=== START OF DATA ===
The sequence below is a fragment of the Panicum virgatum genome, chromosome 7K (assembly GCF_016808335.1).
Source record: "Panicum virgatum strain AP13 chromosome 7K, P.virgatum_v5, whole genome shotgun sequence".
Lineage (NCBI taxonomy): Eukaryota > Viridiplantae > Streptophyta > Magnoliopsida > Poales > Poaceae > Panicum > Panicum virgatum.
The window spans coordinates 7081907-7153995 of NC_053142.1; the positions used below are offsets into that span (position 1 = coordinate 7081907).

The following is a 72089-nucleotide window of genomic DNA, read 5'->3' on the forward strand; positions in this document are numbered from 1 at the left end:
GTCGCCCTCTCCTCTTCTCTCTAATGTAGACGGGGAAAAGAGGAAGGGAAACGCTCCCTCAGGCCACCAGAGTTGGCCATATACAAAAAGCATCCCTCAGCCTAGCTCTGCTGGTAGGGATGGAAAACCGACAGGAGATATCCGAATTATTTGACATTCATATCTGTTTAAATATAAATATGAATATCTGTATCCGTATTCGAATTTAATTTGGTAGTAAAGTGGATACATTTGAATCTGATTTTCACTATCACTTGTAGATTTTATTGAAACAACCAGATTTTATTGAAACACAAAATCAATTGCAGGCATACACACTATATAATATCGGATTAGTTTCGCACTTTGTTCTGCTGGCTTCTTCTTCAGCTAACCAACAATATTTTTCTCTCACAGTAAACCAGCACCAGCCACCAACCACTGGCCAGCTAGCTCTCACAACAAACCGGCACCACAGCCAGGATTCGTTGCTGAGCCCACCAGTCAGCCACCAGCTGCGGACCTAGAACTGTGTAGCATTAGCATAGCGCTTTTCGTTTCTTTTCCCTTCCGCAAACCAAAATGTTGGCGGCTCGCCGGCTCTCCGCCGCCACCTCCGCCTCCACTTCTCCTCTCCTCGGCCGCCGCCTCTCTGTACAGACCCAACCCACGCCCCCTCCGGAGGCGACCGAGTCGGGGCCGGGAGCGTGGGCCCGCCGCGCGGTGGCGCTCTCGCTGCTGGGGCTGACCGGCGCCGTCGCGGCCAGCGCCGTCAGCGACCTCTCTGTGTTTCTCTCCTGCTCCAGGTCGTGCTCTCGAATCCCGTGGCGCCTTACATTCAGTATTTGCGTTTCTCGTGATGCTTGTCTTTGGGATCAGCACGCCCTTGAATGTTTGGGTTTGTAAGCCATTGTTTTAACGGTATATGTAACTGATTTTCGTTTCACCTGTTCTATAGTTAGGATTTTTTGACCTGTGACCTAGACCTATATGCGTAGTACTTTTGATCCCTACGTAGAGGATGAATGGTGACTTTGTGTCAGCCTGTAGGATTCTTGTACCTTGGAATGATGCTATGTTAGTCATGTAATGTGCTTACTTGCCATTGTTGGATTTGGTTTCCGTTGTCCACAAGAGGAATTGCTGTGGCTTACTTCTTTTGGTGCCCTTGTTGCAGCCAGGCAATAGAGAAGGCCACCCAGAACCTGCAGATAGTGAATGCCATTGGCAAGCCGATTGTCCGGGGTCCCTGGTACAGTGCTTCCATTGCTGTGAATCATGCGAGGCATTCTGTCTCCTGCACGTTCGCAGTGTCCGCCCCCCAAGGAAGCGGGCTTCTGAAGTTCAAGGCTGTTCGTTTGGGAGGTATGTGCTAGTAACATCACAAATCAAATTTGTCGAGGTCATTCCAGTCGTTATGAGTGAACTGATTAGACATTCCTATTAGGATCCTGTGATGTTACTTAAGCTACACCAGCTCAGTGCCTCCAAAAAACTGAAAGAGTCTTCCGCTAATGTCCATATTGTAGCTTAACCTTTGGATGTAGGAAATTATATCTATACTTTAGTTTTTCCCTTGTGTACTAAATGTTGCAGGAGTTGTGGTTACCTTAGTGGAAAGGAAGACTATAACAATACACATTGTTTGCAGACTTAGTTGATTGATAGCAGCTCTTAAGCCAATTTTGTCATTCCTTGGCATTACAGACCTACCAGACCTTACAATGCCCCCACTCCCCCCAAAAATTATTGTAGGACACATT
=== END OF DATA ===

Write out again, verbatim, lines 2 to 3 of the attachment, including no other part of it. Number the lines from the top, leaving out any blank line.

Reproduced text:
Source record: "Panicum virgatum strain AP13 chromosome 7K, P.virgatum_v5, whole genome shotgun sequence".
Lineage (NCBI taxonomy): Eukaryota > Viridiplantae > Streptophyta > Magnoliopsida > Poales > Poaceae > Panicum > Panicum virgatum.